Rethinking Fintech Distribution In Africa: The Role Of ‘Undiscovered Founders’

By  |  July 1, 2024

Flashy new tech companies and cutting-edge tech get a lot of buzz. But for investors, the real excitement lies in booming tech hubs, areas where new companies are constantly popping up, fueled by money from around the world. These up-and-coming hubs offer a chance for quick profits compared to the crowded tech industries in more advanced markets.

That has been the tale of fintech in Africa over the past few years. Many in the global investment community have looked at the continent as the “future” or “next frontier” of financial technology, with investments flooding into the sector at an unprecedented rate. From 2016 to 2022, funding for African startups grew 18.5x, 45% of which was attributable to fintech per a McKinsey report. And in the eight years to 2023, nearly $4 billion in equity funding was poured into fintech startups while the sector accounted for around half of the total financing raised last year.

The surge in funding is partly behind the boom in Africa’s fintech, propelling it to rank as one of the fastest-growing in the world. But the concentration of investor capital on a select few players (in 2023, 75% of all equity funding secured by African fintech startups went to just 10 companies) has inadvertently made the sector a “land of giants” of some sort – a top-heavy ecosystem that may overlook a vast untapped potential.

A handful of well-known names dominate fintech headlines and funding. Companies like Flutterwave, Chipper Cash, MNT Halan, TymeBank, Wave, Jumo, and OPay have become household names, nearly all valued at over $1 billion. While their success is commendable, this concentration of resources raises a crucial question about the broader impact on financial inclusion across the continent. It limits innovation and creates a narrow funnel for financial services distribution, potentially leaving millions underserved.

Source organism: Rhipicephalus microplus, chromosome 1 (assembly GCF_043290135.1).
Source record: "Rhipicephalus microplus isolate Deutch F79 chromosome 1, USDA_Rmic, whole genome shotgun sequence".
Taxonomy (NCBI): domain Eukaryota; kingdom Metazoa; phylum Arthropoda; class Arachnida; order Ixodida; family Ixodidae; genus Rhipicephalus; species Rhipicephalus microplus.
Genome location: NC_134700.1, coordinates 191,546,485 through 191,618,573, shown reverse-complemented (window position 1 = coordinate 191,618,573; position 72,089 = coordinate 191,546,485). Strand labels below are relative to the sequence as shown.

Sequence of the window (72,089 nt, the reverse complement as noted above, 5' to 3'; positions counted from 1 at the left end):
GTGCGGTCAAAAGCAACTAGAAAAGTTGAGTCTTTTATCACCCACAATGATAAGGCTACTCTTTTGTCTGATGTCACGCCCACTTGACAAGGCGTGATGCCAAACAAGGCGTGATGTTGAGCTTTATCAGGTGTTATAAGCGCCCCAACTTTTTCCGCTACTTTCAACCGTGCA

Despite the growth of fintech, financial exclusion remains a significant challenge in Africa. Sub-Saharan Africa’s banked population has jumped from only 23% of the population in 2011 but most Africans still do not have a bank account. Around 360 million adults in the region do not have access to any form of account – roughly 17% of the total global unbanked population, per World Bank estimates. This vast number represents not just a challenge, but an enormous opportunity for a different kind of financial innovation and venture building.

“Undiscovered Founders”

Traditional financial institutions and even fintech startups have struggled to reach these populations due to various factors, including low urbanisation rates, infrastructure limitations, high operational costs, and a lack of tailored products. This is where the power of undiscovered founders lies. These are the pastors, community leaders, and small business owners who have established trust, credibility, and deep connections within their local communities but may lack the technical expertise or capital to launch fintech ventures. They understand the financial needs and challenges faced by their neighbours, acting as bridges between the formal and informal financial sectors.